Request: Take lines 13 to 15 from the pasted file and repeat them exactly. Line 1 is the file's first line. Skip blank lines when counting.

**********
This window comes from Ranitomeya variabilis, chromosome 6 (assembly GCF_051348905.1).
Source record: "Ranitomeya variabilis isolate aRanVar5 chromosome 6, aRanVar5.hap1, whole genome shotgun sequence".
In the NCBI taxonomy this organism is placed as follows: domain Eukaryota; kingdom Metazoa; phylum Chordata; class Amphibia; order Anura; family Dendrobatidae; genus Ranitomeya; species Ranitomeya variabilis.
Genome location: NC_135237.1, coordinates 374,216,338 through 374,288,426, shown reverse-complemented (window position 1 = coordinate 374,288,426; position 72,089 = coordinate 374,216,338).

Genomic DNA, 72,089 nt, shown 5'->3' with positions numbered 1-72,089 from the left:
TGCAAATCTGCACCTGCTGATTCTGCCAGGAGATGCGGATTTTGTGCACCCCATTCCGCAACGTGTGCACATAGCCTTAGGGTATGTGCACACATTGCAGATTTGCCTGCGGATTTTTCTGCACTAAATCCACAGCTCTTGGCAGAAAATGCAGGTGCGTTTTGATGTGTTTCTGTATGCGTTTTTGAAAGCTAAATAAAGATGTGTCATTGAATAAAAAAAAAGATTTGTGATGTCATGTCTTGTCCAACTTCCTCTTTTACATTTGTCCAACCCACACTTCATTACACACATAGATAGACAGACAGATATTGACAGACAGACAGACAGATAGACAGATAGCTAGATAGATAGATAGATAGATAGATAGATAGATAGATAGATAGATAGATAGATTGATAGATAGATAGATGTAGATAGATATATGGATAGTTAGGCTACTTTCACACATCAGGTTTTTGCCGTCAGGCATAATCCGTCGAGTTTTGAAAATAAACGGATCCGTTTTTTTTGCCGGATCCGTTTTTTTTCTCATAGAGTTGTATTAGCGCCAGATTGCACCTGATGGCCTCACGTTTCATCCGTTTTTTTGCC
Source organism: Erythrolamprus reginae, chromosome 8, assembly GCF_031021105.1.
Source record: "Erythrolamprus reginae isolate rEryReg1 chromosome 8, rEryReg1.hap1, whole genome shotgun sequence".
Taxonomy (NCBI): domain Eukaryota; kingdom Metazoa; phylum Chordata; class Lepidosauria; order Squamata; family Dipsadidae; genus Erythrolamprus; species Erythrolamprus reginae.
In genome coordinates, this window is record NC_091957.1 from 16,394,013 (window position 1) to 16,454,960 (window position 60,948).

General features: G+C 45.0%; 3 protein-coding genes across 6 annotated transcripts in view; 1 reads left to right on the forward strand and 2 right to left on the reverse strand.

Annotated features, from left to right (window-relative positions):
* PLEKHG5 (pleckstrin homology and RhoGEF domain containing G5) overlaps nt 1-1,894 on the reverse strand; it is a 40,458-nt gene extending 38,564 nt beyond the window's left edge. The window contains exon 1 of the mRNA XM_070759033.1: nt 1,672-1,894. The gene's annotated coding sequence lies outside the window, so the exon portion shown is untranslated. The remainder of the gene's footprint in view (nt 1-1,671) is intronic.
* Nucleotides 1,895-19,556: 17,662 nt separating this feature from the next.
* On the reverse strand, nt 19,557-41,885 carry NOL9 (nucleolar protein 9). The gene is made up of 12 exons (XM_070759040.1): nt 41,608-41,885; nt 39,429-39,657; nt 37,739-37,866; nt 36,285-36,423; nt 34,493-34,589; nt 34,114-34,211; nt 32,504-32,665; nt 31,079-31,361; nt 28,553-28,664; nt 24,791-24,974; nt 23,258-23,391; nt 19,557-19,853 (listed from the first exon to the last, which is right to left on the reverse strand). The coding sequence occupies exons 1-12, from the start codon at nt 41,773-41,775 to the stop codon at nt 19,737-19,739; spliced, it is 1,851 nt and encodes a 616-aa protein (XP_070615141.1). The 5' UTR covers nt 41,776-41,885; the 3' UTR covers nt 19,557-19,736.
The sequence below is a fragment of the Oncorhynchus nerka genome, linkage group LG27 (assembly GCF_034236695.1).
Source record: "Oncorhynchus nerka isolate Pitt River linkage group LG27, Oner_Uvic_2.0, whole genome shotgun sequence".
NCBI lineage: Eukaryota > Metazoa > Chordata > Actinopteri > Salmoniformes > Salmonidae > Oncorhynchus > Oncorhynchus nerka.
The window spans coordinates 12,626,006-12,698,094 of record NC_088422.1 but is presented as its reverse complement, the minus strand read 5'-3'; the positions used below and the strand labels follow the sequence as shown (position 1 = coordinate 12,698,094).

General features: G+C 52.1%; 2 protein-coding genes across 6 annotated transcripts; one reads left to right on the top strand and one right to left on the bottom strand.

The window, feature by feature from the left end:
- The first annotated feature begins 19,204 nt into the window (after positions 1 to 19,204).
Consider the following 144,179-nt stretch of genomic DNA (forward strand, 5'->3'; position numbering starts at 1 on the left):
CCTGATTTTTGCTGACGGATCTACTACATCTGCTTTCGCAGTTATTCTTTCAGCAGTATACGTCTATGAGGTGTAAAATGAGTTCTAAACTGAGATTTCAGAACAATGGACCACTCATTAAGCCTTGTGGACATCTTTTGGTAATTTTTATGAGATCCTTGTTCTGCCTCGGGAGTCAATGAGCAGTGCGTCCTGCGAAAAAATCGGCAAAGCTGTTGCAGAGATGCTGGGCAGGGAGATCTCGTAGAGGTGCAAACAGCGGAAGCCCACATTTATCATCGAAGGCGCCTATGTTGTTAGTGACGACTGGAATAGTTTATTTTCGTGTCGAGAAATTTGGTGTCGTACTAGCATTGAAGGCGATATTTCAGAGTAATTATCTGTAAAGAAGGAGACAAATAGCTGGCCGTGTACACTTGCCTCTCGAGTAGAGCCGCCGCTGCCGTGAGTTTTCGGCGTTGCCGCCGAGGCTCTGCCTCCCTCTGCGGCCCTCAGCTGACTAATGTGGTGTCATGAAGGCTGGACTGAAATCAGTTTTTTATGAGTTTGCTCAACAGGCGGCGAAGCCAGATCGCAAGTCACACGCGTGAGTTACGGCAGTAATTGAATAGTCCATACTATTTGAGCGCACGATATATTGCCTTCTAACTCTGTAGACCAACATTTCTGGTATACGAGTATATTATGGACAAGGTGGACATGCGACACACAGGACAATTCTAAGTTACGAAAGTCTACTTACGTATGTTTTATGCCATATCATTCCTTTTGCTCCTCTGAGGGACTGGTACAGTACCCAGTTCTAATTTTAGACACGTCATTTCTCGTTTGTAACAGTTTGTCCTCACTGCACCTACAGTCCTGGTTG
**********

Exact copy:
* PLEKHG5 (pleckstrin homology and RhoGEF domain containing G5) overlaps nt 1-1,894 on the reverse strand; it is a 40,458-nt gene extending 38,564 nt beyond the window's left edge. The window contains exon 1 of the mRNA XM_070759033.1: nt 1,672-1,894. The gene's annotated coding sequence lies outside the window, so the exon portion shown is untranslated. The remainder of the gene's footprint in view (nt 1-1,671) is intronic.
* Nucleotides 1,895-19,556: 17,662 nt separating this feature from the next.
* On the reverse strand, nt 19,557-41,885 carry NOL9 (nucleolar protein 9). The gene is made up of 12 exons (XM_070759040.1): nt 41,608-41,885; nt 39,429-39,657; nt 37,739-37,866; nt 36,285-36,423; nt 34,493-34,589; nt 34,114-34,211; nt 32,504-32,665; nt 31,079-31,361; nt 28,553-28,664; nt 24,791-24,974; nt 23,258-23,391; nt 19,557-19,853 (listed from the first exon to the last, which is right to left on the reverse strand). The coding sequence occupies exons 1-12, from the start codon at nt 41,773-41,775 to the stop codon at nt 19,737-19,739; spliced, it is 1,851 nt and encodes a 616-aa protein (XP_070615141.1). The 5' UTR covers nt 41,776-41,885; the 3' UTR covers nt 19,557-19,736.